We've Got Some AI-Generated Nice Things For You Today. Isn't That Nice?
If it's Sunday, then it must be time for some of those Nice Things we need to keep us going! Have another cup of coffee, turn off the damn news, and relax for a little while, won't you? Honest, the jerkwads and evil will be waiting when we get back, and you need a little time to recharge. Today: The Robot FUNpocalypse -- and other stuff!
The Uncanny Derby
We've featured computer researcher Janelle Shane's wonderful AI Weirdness blog previously; if you don't subscribe to her newsletter, you should! Shane has entirely too much fun in her spare time programming neural networks to consume tons of information and then spit out their own versions of stuff like bizarro ice cream flavors, titles for burlesque shows, and of course (the post that roped me in) fantastical messages on candy Valentine's hearts.
This week, Shane celebrated the Kentucky Derby by feeding two machine learning programs a recently-released list of 42,000 thoroughbred racehorse names. She notes that some very real racehorses already sound like they were named by a rogue AI, like "Three Little Birds, Spider Magic, Fierce Pajamas, and even a prizewinning horse called Cloud Computing." (Nota bene: "Fierce Pajamas" is the title of an E.B. White essay and an eponymous New Yorker humor anthology.)
As ever, the neural networks came up with some very plausible names for horsies:
- She's a Babe
- North Storm
- Magic Creek
- Desert Cat
- Mary's Blade
- Fabulous Charm
- Frisky Joe
- Velvet One
Of course, the plausible results aren't nearly as much fun as the wildly implausible ones:
- Pond Wind
- Orcha Shuffleston
- Pick's Lilver
- Ginky's Rental
- Culf Q's Wart
And of course, the best are those that aren't perfectly normal or completely nuts, but fall into that strange Uncanny Valley where you begin to suspect your friend Ford Prefect might not actually be an out-of-work actor from Guildford after all.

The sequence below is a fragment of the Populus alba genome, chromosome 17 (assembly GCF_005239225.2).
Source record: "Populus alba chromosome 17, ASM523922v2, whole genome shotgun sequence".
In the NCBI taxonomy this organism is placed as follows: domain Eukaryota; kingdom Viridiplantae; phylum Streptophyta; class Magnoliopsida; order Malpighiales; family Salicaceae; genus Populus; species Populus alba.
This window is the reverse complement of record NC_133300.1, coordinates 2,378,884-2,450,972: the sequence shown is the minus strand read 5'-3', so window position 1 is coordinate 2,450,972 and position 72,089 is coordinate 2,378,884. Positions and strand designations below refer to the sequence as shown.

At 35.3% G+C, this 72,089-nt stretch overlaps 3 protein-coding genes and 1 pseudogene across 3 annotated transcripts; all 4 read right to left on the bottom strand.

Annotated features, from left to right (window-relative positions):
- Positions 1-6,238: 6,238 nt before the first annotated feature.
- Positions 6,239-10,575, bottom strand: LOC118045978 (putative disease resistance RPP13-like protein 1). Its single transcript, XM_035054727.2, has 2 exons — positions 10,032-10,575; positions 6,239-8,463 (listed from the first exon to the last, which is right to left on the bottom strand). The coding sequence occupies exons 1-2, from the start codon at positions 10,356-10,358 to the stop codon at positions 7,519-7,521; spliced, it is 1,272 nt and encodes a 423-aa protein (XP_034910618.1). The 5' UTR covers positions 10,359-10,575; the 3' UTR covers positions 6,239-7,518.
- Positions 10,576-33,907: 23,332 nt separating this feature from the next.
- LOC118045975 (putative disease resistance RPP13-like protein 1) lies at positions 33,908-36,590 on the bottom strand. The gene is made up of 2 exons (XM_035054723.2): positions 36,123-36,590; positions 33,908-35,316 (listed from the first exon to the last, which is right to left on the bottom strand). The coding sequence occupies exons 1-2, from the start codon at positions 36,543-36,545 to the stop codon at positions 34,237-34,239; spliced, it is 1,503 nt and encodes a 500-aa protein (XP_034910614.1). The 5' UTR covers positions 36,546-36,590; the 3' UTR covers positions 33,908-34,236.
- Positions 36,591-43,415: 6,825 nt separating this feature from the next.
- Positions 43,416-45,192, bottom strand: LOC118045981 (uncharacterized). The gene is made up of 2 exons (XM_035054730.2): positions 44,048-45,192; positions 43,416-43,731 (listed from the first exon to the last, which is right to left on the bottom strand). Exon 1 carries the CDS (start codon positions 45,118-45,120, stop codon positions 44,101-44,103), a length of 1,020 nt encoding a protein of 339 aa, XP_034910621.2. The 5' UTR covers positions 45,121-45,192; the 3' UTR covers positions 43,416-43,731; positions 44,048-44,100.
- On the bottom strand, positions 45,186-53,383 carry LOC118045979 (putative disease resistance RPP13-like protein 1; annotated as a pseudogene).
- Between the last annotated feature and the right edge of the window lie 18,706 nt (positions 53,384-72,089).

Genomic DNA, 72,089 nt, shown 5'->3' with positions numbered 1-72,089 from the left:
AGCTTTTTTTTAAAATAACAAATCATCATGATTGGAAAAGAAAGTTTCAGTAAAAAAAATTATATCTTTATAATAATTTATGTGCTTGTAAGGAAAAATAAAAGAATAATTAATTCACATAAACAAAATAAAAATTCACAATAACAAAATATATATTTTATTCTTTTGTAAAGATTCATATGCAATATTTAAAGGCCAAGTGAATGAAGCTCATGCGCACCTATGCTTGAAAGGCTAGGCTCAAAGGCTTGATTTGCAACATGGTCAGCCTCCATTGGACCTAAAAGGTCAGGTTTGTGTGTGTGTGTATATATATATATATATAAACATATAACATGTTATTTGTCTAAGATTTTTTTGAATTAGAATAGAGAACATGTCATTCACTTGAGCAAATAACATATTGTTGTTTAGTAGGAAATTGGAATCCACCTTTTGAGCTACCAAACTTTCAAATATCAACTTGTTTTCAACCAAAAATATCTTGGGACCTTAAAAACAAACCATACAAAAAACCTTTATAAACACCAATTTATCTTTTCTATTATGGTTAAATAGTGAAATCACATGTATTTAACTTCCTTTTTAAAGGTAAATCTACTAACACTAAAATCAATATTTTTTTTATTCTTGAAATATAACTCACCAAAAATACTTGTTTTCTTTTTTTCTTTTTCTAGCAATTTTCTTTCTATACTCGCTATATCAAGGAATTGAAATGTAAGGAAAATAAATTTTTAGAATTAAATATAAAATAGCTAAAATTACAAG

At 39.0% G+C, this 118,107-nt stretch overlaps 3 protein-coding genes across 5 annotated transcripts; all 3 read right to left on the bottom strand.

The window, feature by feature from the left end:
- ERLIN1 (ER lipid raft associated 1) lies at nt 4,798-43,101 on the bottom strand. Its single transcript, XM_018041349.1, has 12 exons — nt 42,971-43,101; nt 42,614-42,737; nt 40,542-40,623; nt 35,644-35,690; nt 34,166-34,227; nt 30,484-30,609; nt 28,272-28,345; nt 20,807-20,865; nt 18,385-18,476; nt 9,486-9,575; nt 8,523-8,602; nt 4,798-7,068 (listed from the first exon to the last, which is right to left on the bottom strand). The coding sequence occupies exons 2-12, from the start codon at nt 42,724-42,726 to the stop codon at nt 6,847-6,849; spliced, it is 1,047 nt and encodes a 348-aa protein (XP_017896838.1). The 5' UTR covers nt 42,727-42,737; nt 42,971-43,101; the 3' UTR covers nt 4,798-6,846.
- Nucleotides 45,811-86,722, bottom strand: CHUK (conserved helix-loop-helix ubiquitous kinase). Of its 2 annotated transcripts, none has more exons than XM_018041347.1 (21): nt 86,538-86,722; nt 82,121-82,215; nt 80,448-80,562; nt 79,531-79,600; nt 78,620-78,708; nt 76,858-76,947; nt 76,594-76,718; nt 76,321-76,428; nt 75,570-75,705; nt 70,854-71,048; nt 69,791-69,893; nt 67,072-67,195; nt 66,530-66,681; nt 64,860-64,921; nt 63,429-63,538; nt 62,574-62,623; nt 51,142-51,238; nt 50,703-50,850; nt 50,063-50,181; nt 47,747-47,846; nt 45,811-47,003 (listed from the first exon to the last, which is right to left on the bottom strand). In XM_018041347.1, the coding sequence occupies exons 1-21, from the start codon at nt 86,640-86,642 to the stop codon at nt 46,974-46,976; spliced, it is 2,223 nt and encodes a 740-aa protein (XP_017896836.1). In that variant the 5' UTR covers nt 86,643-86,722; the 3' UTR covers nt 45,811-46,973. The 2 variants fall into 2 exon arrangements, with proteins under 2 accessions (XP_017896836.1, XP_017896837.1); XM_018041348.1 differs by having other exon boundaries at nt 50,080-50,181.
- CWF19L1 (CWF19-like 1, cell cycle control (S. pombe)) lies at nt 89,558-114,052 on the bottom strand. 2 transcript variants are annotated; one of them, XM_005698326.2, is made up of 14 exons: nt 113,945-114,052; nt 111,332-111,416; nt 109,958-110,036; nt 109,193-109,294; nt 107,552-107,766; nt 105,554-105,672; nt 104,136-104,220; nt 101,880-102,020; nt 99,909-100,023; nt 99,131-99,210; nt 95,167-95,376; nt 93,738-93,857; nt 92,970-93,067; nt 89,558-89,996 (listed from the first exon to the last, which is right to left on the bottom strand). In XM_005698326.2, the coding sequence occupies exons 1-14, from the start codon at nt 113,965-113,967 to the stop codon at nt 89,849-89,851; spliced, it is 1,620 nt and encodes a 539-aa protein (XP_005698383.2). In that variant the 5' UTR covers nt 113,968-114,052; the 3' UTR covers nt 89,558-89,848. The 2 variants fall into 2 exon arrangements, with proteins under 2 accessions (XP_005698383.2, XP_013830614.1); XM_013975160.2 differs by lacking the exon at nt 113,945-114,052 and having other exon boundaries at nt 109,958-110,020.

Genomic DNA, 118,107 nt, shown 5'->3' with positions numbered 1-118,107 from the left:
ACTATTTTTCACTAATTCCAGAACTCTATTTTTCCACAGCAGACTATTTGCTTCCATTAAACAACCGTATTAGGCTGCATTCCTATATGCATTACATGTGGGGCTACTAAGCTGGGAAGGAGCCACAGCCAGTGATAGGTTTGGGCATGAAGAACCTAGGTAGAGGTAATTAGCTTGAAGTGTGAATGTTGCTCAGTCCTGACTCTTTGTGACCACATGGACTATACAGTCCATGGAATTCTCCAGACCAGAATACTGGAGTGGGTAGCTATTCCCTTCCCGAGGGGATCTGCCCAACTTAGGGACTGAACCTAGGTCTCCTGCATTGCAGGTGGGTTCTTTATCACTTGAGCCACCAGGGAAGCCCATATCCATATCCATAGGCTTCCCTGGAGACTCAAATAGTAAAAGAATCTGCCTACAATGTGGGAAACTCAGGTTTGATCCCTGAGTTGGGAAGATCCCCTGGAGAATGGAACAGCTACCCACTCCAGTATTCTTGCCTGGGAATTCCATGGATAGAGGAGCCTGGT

- Party Can
- Devil Tina
- Exclusive Bear
- Unbridled Dave
- Secret Sand
- Killer the Butterfly
- Pickle J Gator
- Evilish Kelly [OK, that fits just FINE -- Dok]
- Zegafish Pete
- Bad King Tiger
- Pat's Quick Hat
- Mr Fact
- Cowgitter Stark
That last one is what happens when Devin Nunes writes Game of Thrones fanfic. As an extra special bonus, Shane used an AI image generator to come up with some horse pics; unfortunately, she explains, she was limited by the program's dataset:
"horse" is not a category of image it can do, so I decided to go with "horse cart". There was an attempt.
To make things interesting, she also tried combining "horse cart" with other categories, like "flamingo," "anenome fish," and, what the hell -- from the newsletter (gotta subscribe to see the whole thing) -- why not "zebra," "cheetah," and "race car"? Shane notes that "'Dog' crept in there because BigGAN saw a LOT of dogs during training."
Also too, we had somehow missed Shane's post from last year in which she trained an AI text generator to come up with names for My Little Pony characters. We have to agree with her assessment of actual MLP character Twilight Sparkle: "My favorite because she's totally a grad student pony."
Some names would fit right into the show ("Glowberry, "Amethyst Mist"), but the fun, of course comes from the weirdass output:
- Dunder Dort
- Lilie Lice Billy Boon
- Mitten Splash
- Butter Flash
- Raspberry Turd
- Blueberry Pants
- Trowel Pony
- Smanky Hank
- Princess Sweat
Finally, there were the PG-13 ponies available only to newsletter subscribers. Shane may insist on keeping HER blog decorous, but Yr Wonkette has no such silly scruples!
Barely-printable My Little Ponies created by neural network
This is not my fault; the neural network made these up.
The slashfics practically write themselves, huh? Now do Steven Universe, OK?
When Robots Take Over, It Will Sound Like This
OK, this stuff sounds nothing like Daft Punk, but we like the picture, OK?